- Dec 29, 2007
- MBTI Type
The fluorine in the prozac molecule is on a CF3 group which means that it is not breaking up into F- anions in your body. The C-F bond is extremely strong - Carbonâ€“fluorine bond - Wikipedia, the free encyclopedia
Hi Spin, taking wiki is fine though its much more complex than that. I knew that you would take this as a challenge, however it takes lots of energy for me to debate properly. This is a very important topic for me except I am done discussing for now. I would like to point out that earlier I pointed out that anti depressants use the adrenal glands as a trigger to release serotonin as a cortisol stress response. I do want to say I still disagree with the focus. And I tend to think hormones are part of the same or similar chemistry of the brain, that is to say nothing in the body is exclusive and isolated. And unfortunately people tend to think much of what goes on in the body is isolated, a tenancy to assume just because the point at which the neurotransmitters release is different than hormones means that the trigger point must be neurotransmitters solely responsible in governing the functionality of mental health. I am doubtful. I believe there is a correlation that people are missing between the way the endocrine system functions and the way the brain and neurotransmitters function but that's just me.
And no, in the case of plastics most consumer products are not safe, and I would disagree with your thoughts about fluorine and plastic however that is going off topic slightly since Aphrodite-gone-awry wants to know whether depression is a benefit in disguise or not.
And I said no that there are no benefits to depression. And then I went into presenting reasons why depression happens because this is a topic that I am passionate about since it has affected me greatly and the prospects of life have been limited by its effect. However depression does generate a different kind of creativity. And the kind of writing I used to do was incredible, and maybe that is part benefit, where depression activates parts of the brain that heighten the emotional and intellectual extremes in artistic integrity, be it through the media, film, literature and art forms that would normally not be there in the same way had a person been happy. At the expense of living a proper and healthy life.
Thyroid hormones as neurotransmitters.
During brain development, before the apparatus of neurotransmission has been set into place, many neurotransmitters act as growth regulators. In adult brain, their role in neurotransmission comes to the fore but neuronal plasticity and other growth-related processes are their continuing responsibility. This has been clearly demonstrated for catecholamines. Previous as well as recent evidence now indicates that thyroid hormones may participate in the developing and adult brain through similar mechanisms. Immunohistochemical mapping of brain triiodothyronine (antibody specificity established by numerous appropriate tests) demonstrated that the hormone was concentrated in both noradrenergic centers and noradrenergic projection sites. In the centers (locus coeruleus and lateral tegmental system) triiodothyronine staining, like that of tyrosine hydroxylase, was heavily concentrated in cytosol and cell processes. By contrast, in noradrenergic targets, label was most prominent in cell nuclei. Combined biochemical and morphologic data allows a construct of thyroid hormone circuitry to unfold: The locus coeruleus is conveniently located just beneath the ependyma of the 4th ventricle. Thyroxine, entering the brain via the choroid plexus, is preferentially delivered to subependymal brain structures. High concentrations of locus coeruleus norepinephrine promote active conversion of thyroxine to triiodothyronine, leading to the preeminence of the locus coeruleus as a site of triiodothyronine concentration. Results of treatment with the locus coeruleus neurotoxin DSP-4 established that axonal transport accounts for delivery of both triiodothyronine and norepinephrine from locus coeruleus to noradrenergic terminal fields. The apparatus for transduction of thyronergic and noradrenergic signals at both membrane and nuclear sites resides in the postsynaptic target cells. Upon internalization of hormone in post-synaptic target cells, genomic effects of triiodothyronine, norepinephrine, and/or their second messengers are possible and expected. The evidence establishes a direct morphologic connection between central thyronergic and noradrenergic systems, supporting earlier proposals that triiodothyronine or its proximate metabolites may serve as cotransmitters with norepinephrine in the adrenergic nervous system.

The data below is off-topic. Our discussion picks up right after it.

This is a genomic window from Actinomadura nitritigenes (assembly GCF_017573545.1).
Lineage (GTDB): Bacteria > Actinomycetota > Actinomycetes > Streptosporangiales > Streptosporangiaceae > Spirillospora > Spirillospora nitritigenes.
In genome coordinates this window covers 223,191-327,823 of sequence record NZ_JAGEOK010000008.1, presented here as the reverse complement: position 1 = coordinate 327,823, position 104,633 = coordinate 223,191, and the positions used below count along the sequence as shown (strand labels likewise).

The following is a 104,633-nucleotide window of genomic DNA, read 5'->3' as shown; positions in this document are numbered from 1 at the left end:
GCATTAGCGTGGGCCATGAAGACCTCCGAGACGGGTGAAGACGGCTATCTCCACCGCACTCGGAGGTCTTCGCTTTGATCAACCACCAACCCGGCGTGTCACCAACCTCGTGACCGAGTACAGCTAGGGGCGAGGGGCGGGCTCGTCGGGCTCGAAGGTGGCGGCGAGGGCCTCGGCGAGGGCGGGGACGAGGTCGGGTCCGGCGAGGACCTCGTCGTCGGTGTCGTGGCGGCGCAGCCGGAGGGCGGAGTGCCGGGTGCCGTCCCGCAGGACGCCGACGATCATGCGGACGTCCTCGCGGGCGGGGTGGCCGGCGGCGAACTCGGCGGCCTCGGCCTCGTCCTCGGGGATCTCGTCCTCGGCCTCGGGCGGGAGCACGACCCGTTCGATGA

Cotransmitters sounds much more plausible in my mind.